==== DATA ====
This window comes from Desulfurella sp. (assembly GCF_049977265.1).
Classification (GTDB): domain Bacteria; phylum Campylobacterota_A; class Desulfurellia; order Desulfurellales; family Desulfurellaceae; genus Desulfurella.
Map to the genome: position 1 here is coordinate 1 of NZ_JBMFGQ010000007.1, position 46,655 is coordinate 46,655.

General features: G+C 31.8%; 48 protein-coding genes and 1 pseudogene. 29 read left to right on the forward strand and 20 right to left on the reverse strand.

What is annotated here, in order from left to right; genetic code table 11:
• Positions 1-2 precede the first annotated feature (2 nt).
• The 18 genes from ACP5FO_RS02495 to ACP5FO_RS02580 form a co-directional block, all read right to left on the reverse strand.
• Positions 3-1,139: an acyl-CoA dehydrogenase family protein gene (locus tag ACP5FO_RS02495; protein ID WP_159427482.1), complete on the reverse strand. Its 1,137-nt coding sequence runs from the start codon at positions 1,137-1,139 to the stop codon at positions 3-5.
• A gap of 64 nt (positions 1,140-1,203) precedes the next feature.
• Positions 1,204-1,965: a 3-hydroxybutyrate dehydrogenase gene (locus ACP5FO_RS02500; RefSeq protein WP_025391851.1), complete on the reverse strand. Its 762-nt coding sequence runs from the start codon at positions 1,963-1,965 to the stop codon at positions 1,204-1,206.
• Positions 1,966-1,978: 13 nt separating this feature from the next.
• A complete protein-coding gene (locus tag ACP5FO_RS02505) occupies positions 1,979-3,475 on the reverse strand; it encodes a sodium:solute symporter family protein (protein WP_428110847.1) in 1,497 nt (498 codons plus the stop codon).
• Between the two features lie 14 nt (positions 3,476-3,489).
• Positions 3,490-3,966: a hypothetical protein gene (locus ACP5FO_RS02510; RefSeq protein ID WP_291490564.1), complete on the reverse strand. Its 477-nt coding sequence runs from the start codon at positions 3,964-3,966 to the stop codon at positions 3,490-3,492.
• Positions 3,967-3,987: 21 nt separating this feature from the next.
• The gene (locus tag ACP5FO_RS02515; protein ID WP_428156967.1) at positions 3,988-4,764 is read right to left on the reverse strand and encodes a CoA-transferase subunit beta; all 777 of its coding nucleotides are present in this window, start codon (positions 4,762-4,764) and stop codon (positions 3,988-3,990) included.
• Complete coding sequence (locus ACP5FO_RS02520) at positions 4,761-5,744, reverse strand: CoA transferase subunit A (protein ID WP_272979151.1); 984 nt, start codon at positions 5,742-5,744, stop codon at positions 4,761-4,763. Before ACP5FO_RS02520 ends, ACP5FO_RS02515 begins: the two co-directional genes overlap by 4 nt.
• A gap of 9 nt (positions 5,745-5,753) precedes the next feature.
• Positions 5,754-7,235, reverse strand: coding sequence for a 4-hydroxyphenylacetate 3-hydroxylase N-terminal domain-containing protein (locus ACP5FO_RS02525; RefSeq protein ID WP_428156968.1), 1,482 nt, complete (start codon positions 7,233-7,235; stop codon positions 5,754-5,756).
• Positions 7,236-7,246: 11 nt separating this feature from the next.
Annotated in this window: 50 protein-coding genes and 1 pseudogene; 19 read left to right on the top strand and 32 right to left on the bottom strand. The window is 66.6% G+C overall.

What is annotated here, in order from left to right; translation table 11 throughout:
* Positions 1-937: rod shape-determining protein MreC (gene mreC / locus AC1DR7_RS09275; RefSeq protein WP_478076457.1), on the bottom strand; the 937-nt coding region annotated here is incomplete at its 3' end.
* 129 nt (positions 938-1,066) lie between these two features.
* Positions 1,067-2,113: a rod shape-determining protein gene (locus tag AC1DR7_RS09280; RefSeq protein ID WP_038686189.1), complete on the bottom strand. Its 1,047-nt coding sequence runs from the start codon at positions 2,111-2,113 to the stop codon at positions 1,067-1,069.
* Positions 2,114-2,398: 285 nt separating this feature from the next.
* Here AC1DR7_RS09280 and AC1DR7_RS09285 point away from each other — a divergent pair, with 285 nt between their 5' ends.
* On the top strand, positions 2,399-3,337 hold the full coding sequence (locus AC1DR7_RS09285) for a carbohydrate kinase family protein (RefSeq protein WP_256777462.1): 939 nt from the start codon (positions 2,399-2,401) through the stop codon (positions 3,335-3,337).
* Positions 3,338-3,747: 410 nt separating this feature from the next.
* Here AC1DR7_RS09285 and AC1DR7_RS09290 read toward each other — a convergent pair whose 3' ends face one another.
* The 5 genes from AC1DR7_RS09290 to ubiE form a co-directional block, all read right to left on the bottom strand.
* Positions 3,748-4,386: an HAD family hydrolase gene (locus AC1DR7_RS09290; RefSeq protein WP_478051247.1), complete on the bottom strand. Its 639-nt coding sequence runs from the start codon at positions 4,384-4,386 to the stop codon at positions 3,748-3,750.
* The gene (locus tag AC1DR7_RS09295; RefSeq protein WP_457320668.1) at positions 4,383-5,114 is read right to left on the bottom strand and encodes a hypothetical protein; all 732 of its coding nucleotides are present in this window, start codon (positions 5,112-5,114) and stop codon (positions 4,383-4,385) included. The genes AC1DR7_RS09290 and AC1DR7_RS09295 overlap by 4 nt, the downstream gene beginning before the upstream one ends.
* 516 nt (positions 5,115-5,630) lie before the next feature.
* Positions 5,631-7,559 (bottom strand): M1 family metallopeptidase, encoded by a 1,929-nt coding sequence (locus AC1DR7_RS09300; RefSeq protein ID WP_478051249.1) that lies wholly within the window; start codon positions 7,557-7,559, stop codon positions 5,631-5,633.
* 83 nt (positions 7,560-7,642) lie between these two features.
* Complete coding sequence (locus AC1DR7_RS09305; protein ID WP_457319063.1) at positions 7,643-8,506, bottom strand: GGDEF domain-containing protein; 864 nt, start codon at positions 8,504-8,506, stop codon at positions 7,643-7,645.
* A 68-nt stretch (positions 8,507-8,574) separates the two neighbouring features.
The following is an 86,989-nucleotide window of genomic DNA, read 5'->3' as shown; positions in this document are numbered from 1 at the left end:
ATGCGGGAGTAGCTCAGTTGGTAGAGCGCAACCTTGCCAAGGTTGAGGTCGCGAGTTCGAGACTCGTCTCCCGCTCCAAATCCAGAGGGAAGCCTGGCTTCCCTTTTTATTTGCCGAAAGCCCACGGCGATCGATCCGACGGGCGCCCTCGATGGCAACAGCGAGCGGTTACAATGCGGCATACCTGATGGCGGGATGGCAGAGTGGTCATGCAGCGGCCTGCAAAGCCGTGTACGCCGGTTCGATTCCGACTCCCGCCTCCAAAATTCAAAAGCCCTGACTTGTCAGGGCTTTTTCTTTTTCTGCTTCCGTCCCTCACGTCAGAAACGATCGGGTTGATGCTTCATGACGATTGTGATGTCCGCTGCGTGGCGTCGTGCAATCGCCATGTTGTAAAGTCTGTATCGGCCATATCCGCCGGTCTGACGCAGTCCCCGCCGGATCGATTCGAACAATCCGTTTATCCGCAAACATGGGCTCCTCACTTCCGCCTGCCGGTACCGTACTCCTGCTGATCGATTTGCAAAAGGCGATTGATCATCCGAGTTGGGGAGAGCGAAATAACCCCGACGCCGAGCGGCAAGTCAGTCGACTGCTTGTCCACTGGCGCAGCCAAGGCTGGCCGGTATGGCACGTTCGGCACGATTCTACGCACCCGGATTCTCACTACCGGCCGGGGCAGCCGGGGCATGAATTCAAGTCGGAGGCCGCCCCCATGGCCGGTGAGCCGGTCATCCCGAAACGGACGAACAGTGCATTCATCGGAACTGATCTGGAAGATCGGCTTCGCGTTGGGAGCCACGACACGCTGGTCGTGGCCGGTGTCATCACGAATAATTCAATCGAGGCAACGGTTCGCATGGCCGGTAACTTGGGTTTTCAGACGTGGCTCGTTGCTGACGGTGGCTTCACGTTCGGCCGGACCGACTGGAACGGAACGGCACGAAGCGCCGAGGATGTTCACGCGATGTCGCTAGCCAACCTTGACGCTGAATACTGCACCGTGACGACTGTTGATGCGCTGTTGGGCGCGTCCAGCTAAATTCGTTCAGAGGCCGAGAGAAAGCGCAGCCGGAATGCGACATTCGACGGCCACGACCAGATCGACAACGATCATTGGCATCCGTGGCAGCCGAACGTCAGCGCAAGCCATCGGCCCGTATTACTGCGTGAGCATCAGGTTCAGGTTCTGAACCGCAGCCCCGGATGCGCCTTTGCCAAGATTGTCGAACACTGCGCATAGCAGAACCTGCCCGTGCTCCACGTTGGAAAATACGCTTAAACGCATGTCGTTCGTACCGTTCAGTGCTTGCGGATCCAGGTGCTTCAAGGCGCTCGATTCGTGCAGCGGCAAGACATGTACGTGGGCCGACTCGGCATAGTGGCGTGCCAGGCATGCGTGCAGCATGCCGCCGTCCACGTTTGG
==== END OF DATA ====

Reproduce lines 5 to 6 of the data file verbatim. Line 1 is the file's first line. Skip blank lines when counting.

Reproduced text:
What is annotated here, in order from left to right; genetic code table 11:
• Positions 1-2 precede the first annotated feature (2 nt).